Giving Credit where Credit Isn’t Due

It’s almost impossible to rent a car without a credit card, but it is doable . . . for some people. Just not me. I tried. It would have been easier to deal with this move out of the house where I am living if I had wheels, but no luck.

To rent a car with a debit card, you have to be able to pass a credit check. The catch here is that if you can pass a credit check, you probably already have a credit card. For me to pass a credit check with my history of paying cash, I would need to have a job. They don’t care that I’ve spent the past ten years taking care of sick, old, and dying relatives. It’s not a paying job.

walkingEven if I were to get a secured credit card, where I have enough money in a separate account to equal to the limit on the card, they could refuse me, and according to the person I talked to, they probably would. No house. No apartment. No job. Not exactly a stable customer from their standpoint.

One solution to the not-being-able-to-pass-a-credit-check situation is to get a secured loan, say for $500. I put $500 in a savings account to secure the loan at 1% interest. They lend me $500. I put that money in another savings account, also at 1% interest, and I use that account to pay off the loan, for which they charge me 18% interest. Since all of this is reported to the credit bureaus, it helps establish credit.

Still, I’d be paying them so I could use my own money. Huh? This makes sense? And if I do all this, maybe, someday, I’ll be able to rent a car. It seems as if there is ever such an emergency, it would be cheaper to buy a junker and then resell it for pennies on the dollar. At least I’d have gotten something for my troubles.

To be honest, I never believed in credit. Still don’t. I hate being in debt. And I always figured if I didn’t have the money now to get what I needed, there was no reason to believe I would have the money at a later date. And if I did believe I’d get the money at a later date, then it made more sense to wait.

The onset of debit cards has made credit cards mostly unnecessary, except when it comes to renting a car. Luckily, there are alternatives when one finds oneself temporarily without a car — namely feet and friends.

Luckily I have enough of both to handle the current situation.

There is another problem, though. Without credit, it’s almost impossible to rent an apartment. But I don’t want to think about that now, and anyway, I’m not ready to settle down.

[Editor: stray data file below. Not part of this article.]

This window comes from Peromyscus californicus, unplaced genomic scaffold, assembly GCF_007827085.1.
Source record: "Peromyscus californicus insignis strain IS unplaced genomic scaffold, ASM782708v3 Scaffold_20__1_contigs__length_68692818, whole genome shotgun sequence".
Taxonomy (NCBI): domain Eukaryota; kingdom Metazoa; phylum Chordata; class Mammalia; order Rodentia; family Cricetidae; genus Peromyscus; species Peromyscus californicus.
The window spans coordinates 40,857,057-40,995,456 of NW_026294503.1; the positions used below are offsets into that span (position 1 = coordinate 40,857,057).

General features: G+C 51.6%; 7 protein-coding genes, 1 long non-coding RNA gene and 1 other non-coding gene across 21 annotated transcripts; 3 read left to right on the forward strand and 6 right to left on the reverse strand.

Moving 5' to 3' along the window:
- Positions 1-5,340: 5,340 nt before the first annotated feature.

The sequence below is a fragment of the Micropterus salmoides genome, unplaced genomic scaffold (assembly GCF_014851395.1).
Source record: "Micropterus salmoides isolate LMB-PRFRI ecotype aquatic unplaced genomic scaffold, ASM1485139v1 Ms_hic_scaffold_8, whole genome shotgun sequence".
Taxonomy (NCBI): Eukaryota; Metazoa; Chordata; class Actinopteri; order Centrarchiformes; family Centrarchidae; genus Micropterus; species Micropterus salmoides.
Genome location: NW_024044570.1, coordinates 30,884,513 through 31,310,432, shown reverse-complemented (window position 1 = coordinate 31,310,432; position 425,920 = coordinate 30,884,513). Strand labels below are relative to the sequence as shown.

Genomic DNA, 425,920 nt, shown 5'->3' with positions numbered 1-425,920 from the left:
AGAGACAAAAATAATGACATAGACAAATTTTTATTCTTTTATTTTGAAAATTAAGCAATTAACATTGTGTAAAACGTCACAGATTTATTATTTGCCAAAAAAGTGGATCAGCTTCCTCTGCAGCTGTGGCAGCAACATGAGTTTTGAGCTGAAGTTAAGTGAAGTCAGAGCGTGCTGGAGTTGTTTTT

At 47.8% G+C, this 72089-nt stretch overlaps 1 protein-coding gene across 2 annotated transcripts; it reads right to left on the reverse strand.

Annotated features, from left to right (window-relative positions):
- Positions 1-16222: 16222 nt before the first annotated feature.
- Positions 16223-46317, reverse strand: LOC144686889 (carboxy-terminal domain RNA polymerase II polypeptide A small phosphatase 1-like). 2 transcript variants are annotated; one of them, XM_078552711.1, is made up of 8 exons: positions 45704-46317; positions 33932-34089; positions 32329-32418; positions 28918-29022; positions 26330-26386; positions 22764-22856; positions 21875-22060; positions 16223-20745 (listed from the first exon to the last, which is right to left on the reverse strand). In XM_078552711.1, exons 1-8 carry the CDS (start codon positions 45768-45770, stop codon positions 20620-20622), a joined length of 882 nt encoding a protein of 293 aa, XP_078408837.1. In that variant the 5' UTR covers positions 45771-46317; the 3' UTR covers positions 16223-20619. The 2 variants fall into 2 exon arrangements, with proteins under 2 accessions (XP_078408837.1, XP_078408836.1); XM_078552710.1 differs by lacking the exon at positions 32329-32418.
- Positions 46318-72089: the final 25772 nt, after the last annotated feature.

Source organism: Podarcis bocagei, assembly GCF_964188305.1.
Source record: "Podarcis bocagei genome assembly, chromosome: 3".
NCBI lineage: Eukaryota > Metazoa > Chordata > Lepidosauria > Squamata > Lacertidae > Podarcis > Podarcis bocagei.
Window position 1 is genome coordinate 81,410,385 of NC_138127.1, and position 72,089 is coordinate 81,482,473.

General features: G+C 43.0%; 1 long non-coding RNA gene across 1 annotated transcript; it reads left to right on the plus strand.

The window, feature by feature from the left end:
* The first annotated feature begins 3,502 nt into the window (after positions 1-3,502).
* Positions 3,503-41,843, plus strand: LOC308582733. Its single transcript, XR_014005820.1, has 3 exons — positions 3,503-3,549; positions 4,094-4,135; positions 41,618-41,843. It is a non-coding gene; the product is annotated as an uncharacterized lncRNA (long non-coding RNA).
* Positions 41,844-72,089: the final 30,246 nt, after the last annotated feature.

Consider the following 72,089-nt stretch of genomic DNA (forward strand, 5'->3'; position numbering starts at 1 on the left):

***

Pat Bertram is the author of the suspense novels Light BringerMore Deaths Than OneA Spark of Heavenly Fireand Daughter Am IBertram is also the author of Grief: The Great Yearning, “an exquisite book, wrenching to read, and at the same time full of profound truths.” Connect with Pat on Google+. Like Pat on Facebook.

9 Responses to “Giving Credit where Credit Isn’t Due”

  1. Constance Says:

    I don’t like the credit card trap.
    I used to have a lot of credit cards when you could claim the interest on your taxes. Now, I only have 2 for Emergencies.
    Only problem is, most places won’t take checks anymore. I liked keeping track of my money that way.
    You are now being forced to use an ATM, which I will not use, or a credit card, which I do not like using. I don’t like having a lot of cash on me. I felt safe using checks and could keep records of what I spent.
    I do not like being in debt to someone else.

  2. Constance Says:

    My son tried to get credit for the dentist. He could not get it either. Checked his Credit Rating and he does not have one. Never has used a credit card or got a loan.

  3. Malcolm R. Campbell Says:

    Unfortunately, one also can’t pay for most airline flights with cash or stay at most hotels for cash. It’s too bad.

  4. Holly Says:

    What about a prepaid card?

  5. Kathy Says:

    I experienced this when I went through my divorce. I had to build my own credit. I started with $500 in a Secured Credit Card and then I got a store card and went from there. It is frustrating and seemingly senseless to go through that. I hope you get your car back soon!

  6. Coco Ihle Says:

    I hate to say this, but I think it is important to establish a credit rating in this world these days. I only have two credit cards and I don’t use them a lot ( and I pay off my balance each month), but I have established good credit throughout the years and it has saved me in emergencies several times.

  7. mickeyhoffman Says:

    That’s why I originally got a credit card, because I knew I was going to have to rent a car. Then once I got the card, I only used it once the bank had a fit. Really. They took it away after about three years. I don’t know if that still happens.


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